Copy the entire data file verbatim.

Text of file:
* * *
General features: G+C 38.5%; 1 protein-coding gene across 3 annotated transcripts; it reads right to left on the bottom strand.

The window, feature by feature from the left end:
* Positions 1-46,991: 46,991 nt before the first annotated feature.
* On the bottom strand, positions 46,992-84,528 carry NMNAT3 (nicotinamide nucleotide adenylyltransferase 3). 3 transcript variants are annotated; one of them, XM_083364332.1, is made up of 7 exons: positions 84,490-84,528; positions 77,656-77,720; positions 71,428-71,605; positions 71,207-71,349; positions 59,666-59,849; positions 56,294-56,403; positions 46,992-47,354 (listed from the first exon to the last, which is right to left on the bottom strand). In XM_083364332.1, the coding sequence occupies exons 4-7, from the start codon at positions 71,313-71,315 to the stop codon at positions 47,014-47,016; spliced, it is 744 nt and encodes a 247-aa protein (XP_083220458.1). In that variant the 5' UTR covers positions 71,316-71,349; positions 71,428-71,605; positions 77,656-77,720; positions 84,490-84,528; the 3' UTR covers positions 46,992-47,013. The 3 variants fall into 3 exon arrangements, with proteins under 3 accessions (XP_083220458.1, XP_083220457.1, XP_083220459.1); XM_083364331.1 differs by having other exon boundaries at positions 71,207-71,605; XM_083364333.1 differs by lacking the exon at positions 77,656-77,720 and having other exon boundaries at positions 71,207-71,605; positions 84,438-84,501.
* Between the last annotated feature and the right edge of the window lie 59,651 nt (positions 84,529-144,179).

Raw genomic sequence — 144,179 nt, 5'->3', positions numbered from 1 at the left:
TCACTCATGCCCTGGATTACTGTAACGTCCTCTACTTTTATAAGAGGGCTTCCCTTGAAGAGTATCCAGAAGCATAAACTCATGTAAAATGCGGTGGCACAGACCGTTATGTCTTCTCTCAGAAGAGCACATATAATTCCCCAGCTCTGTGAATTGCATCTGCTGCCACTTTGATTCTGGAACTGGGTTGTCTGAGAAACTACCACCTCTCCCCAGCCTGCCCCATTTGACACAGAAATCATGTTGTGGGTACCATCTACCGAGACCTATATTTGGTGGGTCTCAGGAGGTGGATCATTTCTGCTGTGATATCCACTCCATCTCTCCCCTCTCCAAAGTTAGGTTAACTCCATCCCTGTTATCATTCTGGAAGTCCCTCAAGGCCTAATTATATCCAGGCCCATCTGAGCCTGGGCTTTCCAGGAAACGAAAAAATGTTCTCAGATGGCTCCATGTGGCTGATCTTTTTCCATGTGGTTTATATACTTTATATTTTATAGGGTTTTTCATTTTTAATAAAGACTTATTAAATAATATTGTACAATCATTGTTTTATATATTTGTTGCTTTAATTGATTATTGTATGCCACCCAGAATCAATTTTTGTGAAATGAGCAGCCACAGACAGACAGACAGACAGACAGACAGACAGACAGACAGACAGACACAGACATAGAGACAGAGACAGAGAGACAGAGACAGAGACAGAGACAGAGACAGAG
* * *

General features: G+C 38.5%; 1 protein-coding gene across 3 annotated transcripts; it reads right to left on the bottom strand.

The window, feature by feature from the left end:
* Positions 1-46,991: 46,991 nt before the first annotated feature.
* On the bottom strand, positions 46,992-84,528 carry NMNAT3 (nicotinamide nucleotide adenylyltransferase 3). 3 transcript variants are annotated; one of them, XM_083364332.1, is made up of 7 exons: positions 84,490-84,528; positions 77,656-77,720; positions 71,428-71,605; positions 71,207-71,349; positions 59,666-59,849; positions 56,294-56,403; positions 46,992-47,354 (listed from the first exon to the last, which is right to left on the bottom strand). In XM_083364332.1, the coding sequence occupies exons 4-7, from the start codon at positions 71,313-71,315 to the stop codon at positions 47,014-47,016; spliced, it is 744 nt and encodes a 247-aa protein (XP_083220458.1). In that variant the 5' UTR covers positions 71,316-71,349; positions 71,428-71,605; positions 77,656-77,720; positions 84,490-84,528; the 3' UTR covers positions 46,992-47,013. The 3 variants fall into 3 exon arrangements, with proteins under 3 accessions (XP_083220458.1, XP_083220457.1, XP_083220459.1); XM_083364331.1 differs by having other exon boundaries at positions 71,207-71,605; XM_083364333.1 differs by lacking the exon at positions 77,656-77,720 and having other exon boundaries at positions 71,207-71,605; positions 84,438-84,501.
* Between the last annotated feature and the right edge of the window lie 59,651 nt (positions 84,529-144,179).

Raw genomic sequence — 144,179 nt, 5'->3', positions numbered from 1 at the left:
TCACTCATGCCCTGGATTACTGTAACGTCCTCTACTTTTATAAGAGGGCTTCCCTTGAAGAGTATCCAGAAGCATAAACTCATGTAAAATGCGGTGGCACAGACCGTTATGTCTTCTCTCAGAAGAGCACATATAATTCCCCAGCTCTGTGAATTGCATCTGCTGCCACTTTGATTCTGGAACTGGGTTGTCTGAGAAACTACCACCTCTCCCCAGCCTGCCCCATTTGACACAGAAATCATGTTGTGGGTACCATCTACCGAGACCTATATTTGGTGGGTCTCAGGAGGTGGATCATTTCTGCTGTGATATCCACTCCATCTCTCCCCTCTCCAAAGTTAGGTTAACTCCATCCCTGTTATCATTCTGGAAGTCCCTCAAGGCCTAATTATATCCAGGCCCATCTGAGCCTGGGCTTTCCAGGAAACGAAAAAATGTTCTCAGATGGCTCCATGTGGCTGATCTTTTTCCATGTGGTTTATATACTTTATATTTTATAGGGTTTTTCATTTTTAATAAAGACTTATTAAATAATATTGTACAATCATTGTTTTATATATTTGTTGCTTTAATTGATTATTGTATGCCACCCAGAATCAATTTTTGTGAAATGAGCAGCCACAGACAGACAGACAGACAGACAGACAGACAGACAGACAGACAGACACAGACATAGAGACAGAGACAGAGAGACAGAGACAGAGACAGAGACAGAGACAGAG